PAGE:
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Discussion Starter #1 (Edited)
The end section of our driveway closest to the street has split in many directions and is sinking in the middle. When it rains its a lake, and in the winter its an ice-covered lawsuit waiting to happen. Section is 11'x11'.

Construction buddies are prodding me to do it myself. This is one of the few areas of building that I haven't taken on and don't know what to expect for cost or materials. I can't imagine it would be cost effective to have a truck deliver the concrete just for this area, and mixing that many bags seems insane.

Yesterday I spoke to a neighbor who looked like she was prepping to have her driveway removed. I figured I'd call the company and see what they'd charge just to knock out my tiny job while they're 5 houses down anyway; answer was way over what I expected to hear.

Is it something suitable for a DIY project?
 

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Discussion Starter #2
Let me rephrase, i'm not looking for bid help. Just to know how much tooling and budget is involved with replacing the single section on my own. Thanks all!
 

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The end section of our driveway closest to the street has split in many directions and is sinking in the middle. When it rains its a lake, and in the winter its an ice-covered lawsuit waiting to happen. Section is 11'x11'.

Construction buddies are prodding me to do it myself. This is one of the few areas of building that I haven't taken on and don't know what to expect for cost or materials. I can't imagine it would be cost effective to have a truck deliver the concrete just for this area, and mixing that many bags seems insane.

Yesterday I spoke to a neighbor who looked like she was prepping to have her driveway removed. I figured I'd call the company and see what they'd charge just to knock out my tiny job while they're 5 houses down anyway; answer was way over what I expected to hear.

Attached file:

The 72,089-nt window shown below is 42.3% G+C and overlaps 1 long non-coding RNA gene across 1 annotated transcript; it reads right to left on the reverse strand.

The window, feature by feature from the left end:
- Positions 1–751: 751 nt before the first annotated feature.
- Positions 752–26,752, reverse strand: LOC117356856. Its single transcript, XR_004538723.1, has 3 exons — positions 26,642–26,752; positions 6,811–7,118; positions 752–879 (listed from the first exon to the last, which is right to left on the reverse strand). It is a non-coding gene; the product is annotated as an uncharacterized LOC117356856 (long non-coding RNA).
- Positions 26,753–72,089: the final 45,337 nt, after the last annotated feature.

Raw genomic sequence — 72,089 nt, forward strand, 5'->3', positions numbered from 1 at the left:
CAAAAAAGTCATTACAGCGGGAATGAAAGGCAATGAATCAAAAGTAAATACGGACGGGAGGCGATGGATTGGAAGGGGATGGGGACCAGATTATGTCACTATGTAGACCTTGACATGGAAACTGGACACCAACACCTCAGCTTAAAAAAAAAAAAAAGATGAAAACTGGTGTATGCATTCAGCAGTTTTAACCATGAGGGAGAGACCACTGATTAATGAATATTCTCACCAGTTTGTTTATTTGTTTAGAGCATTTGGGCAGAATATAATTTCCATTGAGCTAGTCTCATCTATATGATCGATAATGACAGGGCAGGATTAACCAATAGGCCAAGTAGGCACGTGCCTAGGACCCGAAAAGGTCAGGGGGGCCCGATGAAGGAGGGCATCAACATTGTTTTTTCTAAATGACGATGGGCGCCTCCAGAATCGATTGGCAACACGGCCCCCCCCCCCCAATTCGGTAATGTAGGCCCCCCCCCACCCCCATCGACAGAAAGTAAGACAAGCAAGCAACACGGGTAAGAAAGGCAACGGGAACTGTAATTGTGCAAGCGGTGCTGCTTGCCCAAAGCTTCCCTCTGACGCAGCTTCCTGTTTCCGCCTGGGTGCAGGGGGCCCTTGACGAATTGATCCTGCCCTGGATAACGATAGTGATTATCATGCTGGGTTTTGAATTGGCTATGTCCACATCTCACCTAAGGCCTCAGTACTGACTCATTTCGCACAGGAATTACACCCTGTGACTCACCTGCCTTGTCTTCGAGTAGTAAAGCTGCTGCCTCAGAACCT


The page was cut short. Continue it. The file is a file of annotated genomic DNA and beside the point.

Is it something suitable for a DIY project?
You would need knowledged help to do this. Builcing forms is the easy part. Is the base adequate? Can you bull float a slab? Do you know when to stop bull floating it? Edge it?
Get some help from the "construction buddies".
Ron
 

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If you have some knowledgeable people around you, it can be done. Being a smaller pour, approximately 1.5 yds, could be done on a Saturday morning. Have one of your buddies find a good finisher and away you go.

Finishing is an art, get someone who knows it.
 

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we're doing 1 about the same size next wk for $ 1,100 incl removal, disposal, concrete, placing, & finishing 'cept its 5" thick,,, that's cheap but we're also tearing out & replacing 153 sy just down the street.
 

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Discussion Starter #6
Here's a picture. One of the broken pieces in the middle has a good 2" rock back and forth when you stand on it (or drive over it). This slab is basically sunken in the middle. Yes, 1.5yds, thinking I may tackle this with some friendly assistance just to gain another DIY skill. I wish I could patch it but I think that's a very short term band-aid.
 

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Can you do it yourself? Yes, you probably can. But, you need a place to get rid of the existing concrete, as well as the bad soil/gravel mix you're bound to find under it. You will need to dig this soil out until you get to solid ground. That could easily be a few yards of hard, heavy digging.

You will also want to talk to the local authorities to see if there is any other requirements from them.

As for the concrete itself, there's no way I would attempt to mix that myself in your climate. Winter will not be friendly to a DIY concrete mixture in your region. Ready-mixed concrete will stand up far better, but it's not going to be cheap for a small pour. Here, you'd be looking at about $300 or so between the concrete, short load (cartage) charge, Saturday charge, potential overtime charges, taxes, enviro fees, etc.....
 
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